Chapter 5: The White Walls Fall
The streets were growing quiet. The citizens of Pastrino were returning home, no doubt awaiting a warming supper after a hard day’s work. Being the height of summer, the sky was still light, despite the bell tower chiming out six times. While still light, the sky could hardly be called bright though as storm clouds were building above.
Lieutenant William Gapon observed all of this passively as he took to his patrol through the city. He was a tall, well-built man with short brown hair that descended into a flowing ponytail at the back. His face was bland, emotionless yet in no way hard and his brown eyes never ceased their slow study of their surroundings. His uniform was neatly pressed but had clearly seen wear.
Since becoming a lieutenant, he had been offered a paper intensive role in the castle but had turned it down without thought. The streets were in his blood, they were where the guards were really needed. So now he was head of city patrols, despite never having expressed any desire to lead.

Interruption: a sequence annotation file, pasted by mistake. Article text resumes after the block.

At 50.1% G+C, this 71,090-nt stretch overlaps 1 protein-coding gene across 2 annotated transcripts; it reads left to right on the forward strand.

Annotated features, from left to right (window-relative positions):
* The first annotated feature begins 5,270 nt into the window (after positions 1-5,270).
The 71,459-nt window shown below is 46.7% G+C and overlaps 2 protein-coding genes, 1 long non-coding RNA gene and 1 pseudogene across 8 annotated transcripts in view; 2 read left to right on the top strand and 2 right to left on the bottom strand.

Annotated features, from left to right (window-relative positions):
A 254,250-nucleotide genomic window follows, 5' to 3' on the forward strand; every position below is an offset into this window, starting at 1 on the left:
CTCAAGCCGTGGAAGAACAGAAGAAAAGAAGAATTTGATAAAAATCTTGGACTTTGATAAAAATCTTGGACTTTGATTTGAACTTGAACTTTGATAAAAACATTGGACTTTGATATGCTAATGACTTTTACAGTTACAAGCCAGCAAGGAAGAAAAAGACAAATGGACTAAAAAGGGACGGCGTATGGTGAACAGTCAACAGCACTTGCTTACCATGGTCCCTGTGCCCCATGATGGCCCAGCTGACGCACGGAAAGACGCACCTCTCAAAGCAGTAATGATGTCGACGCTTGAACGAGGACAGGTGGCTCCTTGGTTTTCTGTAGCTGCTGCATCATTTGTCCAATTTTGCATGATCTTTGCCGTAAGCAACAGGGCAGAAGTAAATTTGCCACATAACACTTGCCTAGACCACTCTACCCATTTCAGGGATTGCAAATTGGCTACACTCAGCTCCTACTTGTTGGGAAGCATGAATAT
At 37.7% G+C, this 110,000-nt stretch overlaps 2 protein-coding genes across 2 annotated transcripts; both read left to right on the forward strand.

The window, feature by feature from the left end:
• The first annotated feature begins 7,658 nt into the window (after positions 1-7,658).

He followed his usual path through the market then around past the church before meeting with a small group of guards beside the smithy’s forge. They greeted him and he nodded back.
“Been a quiet day, lieutenant. After the riot the other day, normal seems kinda dull,” muttered one of the younger guards.
Gapon smiled slightly. His voice was soft, almost poetic, but his language never strayed from the point. “So long as it stays uneventful tonight under my watch. You lads finished?”
“Aye, sir,” answered the youth. He was a stick of a man but Gapon knew him to be a good fighter. “A quick catch-up with the boys then some grub and a kip for me.”